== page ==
Diane Weinmann has personal experience with rat poison.  Her husband was trying to eliminate the mole issue in their back yard and put this poison in the holes the moles created.  My dog, Cocoa, a basset black lab mix, was intrigued by the smell and ate it. He was fine one minute running through the yard and the next he was having convulsions!  We rushed him to the hospital and several days later and tons of money we got our dog back but it was a miracle!  We almost lost him and the vet, God Bless him, stayed with him all night to ensure he pulled through.  So obviously, I do not condone any poisons on your property!  My husband felt horrible and of course, as a good wife, I never let him forget it!

  1. Toxic mushrooms — Fortunately, 99 percent of mushrooms present little or no problem for pets or people; however, the remaining 1 percent can be fatal for most mammals if ingested. And to make matters worse, very few people can tell the difference between a toxic mushroom and a safe one.

Since dogs typically come across wild mushrooms during walks and other outdoor activities, especially if you live in a region with lots of moisture, it’s important to take extra care to keep pets away from areas where mushrooms might be sprouting. Dogs tend to be attracted to two deadly mushroom species: Amanita phalloides and Inocybe. Both varieties have a fishy odor, which may be the lure.

The Amanita muscaria and Amanita pantherina varieties of mushroom also have a fishy odor, and are also frequently eaten by dogs. They contain the toxic compounds ibotenic acid and muscimol, which in rare instances can cause death in dogs.

The Inocybe and Clitocybe mushrooms contain a compound called muscarine that can be lethal to dogs. Since muscarine doesn’t seem to be a problem for humans, it’s assumed dogs must be uniquely sensitive to it. Some Scleroderma mushroom species are also toxic to dogs, but the poisonous substance hasn’t yet been identified.

To ensure your dog isn’t tempted, mushrooms in yards (yours and your neighbors’) should be removed promptly before neighborhood pets have a chance to notice them. As a general rule, veterinarians and pet poison experts consider all mushroom ingestions in pets toxic unless a quick and accurate identification of the mushroom can be made.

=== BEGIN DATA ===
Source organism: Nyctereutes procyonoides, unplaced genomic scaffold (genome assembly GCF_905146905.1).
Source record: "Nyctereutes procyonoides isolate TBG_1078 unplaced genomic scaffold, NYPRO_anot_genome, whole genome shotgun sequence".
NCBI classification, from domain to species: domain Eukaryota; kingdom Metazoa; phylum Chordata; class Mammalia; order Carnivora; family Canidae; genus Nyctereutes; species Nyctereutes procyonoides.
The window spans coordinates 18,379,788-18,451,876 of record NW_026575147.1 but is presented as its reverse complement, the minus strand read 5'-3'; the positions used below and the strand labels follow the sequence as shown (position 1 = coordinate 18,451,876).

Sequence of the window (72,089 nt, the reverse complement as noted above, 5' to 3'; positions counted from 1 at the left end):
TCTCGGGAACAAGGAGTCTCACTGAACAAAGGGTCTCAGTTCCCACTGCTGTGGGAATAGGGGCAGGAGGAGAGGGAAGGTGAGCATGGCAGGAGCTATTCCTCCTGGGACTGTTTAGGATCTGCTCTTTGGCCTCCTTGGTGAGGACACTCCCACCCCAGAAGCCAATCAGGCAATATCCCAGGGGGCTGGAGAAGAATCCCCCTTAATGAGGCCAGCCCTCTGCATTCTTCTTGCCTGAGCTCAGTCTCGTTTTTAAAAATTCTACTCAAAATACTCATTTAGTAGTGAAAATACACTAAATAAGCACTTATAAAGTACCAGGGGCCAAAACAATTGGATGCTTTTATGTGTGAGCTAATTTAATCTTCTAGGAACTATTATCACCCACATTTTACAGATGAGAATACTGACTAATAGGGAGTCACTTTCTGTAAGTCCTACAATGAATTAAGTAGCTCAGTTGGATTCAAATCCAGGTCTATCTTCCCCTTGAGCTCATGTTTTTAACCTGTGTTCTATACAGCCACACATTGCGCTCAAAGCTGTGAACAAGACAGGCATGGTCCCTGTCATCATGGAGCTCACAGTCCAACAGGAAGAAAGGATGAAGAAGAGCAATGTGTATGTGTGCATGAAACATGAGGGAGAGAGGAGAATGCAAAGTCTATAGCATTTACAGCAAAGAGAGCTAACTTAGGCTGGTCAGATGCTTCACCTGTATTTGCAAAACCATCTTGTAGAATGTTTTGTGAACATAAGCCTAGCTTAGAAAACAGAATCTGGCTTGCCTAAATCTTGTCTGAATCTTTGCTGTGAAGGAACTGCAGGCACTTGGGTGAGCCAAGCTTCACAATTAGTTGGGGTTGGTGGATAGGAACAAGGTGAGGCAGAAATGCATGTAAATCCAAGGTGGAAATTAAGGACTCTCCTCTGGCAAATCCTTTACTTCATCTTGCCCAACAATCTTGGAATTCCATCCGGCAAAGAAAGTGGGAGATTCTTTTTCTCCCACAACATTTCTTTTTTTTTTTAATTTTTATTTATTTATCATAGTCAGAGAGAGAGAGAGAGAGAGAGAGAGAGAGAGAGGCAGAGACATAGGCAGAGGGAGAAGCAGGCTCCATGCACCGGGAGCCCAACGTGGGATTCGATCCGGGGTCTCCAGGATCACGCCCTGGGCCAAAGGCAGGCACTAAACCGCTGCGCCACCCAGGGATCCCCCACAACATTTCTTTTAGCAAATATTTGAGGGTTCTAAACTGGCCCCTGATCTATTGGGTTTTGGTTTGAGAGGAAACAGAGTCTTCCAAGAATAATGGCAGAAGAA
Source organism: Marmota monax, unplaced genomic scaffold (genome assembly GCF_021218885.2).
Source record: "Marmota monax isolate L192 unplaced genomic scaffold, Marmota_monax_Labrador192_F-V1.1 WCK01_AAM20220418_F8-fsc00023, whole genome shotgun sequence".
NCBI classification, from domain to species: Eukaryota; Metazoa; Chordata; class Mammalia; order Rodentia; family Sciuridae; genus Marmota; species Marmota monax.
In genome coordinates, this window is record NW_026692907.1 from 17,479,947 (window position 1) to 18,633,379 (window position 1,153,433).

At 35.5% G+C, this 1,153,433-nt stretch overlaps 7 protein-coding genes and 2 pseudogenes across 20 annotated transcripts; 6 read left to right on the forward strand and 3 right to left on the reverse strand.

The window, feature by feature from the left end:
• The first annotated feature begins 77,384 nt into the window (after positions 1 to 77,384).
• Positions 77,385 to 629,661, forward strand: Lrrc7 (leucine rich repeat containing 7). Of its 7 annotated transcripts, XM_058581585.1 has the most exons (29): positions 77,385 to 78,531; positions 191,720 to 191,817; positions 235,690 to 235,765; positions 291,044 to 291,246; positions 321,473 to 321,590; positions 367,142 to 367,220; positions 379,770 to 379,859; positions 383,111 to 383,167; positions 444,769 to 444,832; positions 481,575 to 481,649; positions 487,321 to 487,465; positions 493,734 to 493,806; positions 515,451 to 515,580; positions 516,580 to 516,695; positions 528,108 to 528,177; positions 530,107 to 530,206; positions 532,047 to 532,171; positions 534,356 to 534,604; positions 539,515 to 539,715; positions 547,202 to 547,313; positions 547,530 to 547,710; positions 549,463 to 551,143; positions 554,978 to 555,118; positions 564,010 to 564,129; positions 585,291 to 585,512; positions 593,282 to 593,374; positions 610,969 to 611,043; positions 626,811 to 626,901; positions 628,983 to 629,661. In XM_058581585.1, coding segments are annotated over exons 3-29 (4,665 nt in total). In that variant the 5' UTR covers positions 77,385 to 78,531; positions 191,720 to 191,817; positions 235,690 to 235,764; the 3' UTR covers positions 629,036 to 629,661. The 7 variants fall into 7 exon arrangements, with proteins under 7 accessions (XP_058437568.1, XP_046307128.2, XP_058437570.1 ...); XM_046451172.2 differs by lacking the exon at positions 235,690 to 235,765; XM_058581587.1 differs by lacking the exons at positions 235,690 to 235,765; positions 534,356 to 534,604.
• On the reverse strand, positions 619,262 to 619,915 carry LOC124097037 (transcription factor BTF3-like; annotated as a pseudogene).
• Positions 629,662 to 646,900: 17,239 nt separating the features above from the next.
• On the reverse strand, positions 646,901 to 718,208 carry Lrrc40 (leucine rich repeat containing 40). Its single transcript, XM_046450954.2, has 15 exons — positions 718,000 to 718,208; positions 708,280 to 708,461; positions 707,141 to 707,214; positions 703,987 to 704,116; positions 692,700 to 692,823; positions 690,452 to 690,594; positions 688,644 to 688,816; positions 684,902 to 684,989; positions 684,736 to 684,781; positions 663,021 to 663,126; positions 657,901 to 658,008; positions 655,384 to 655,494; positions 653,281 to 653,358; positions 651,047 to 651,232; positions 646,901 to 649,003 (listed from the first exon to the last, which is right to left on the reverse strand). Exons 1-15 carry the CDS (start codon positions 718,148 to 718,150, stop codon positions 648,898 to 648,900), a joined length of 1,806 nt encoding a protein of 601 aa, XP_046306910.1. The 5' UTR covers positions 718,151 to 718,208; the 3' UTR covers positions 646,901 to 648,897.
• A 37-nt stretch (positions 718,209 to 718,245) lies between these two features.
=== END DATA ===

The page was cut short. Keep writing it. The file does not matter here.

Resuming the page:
If you know or suspect your dog has eaten a mushroom, immediately contact your veterinarian, the nearest emergency animal clinic, or the 24/7 Pet Poison Helpline at 855-764-7661. If your pet throws up or poops, collect a sample, place it in a plastic bag and bring it with you.

Again, Diane Weinmann has a pet client, a golden retriever that DIED from eating mushrooms and another golden that just got violently ill for several days!

  1. Snakes — Snakes preparing for hibernation during the winter months may be more visible in the fall, which can increase your pet’s risk of being bitten. Fortunately, most snakes in the U.S. aren’t poisonous, but even a nonvenomous snakebite can be dangerous for dogs and cats. Tips to keep your pet safe:
If you see a snake, don’t walk by it; turn around and head back the way you came
Clear away snake hiding spots in your yard by removing toys, tools and undergrowth
Be aware that snakes can strike across a distance equal to about half their body length
Keep walkways clear of brush, flowers and shrubs
Clean up any spilled food, fruit or birdseed, which can attract rodents, one of snakes’ favorite foods, to your yard
When walking your dog (or cat), keep him on a leash
Steer clear of long grasses, bushes and rocks
Familiarize yourself with common snakes in your area, including those that are venomous


As you can see, you can never be too careful with our beloved pets and you must protect them as best you can from dangers that they are not aware of!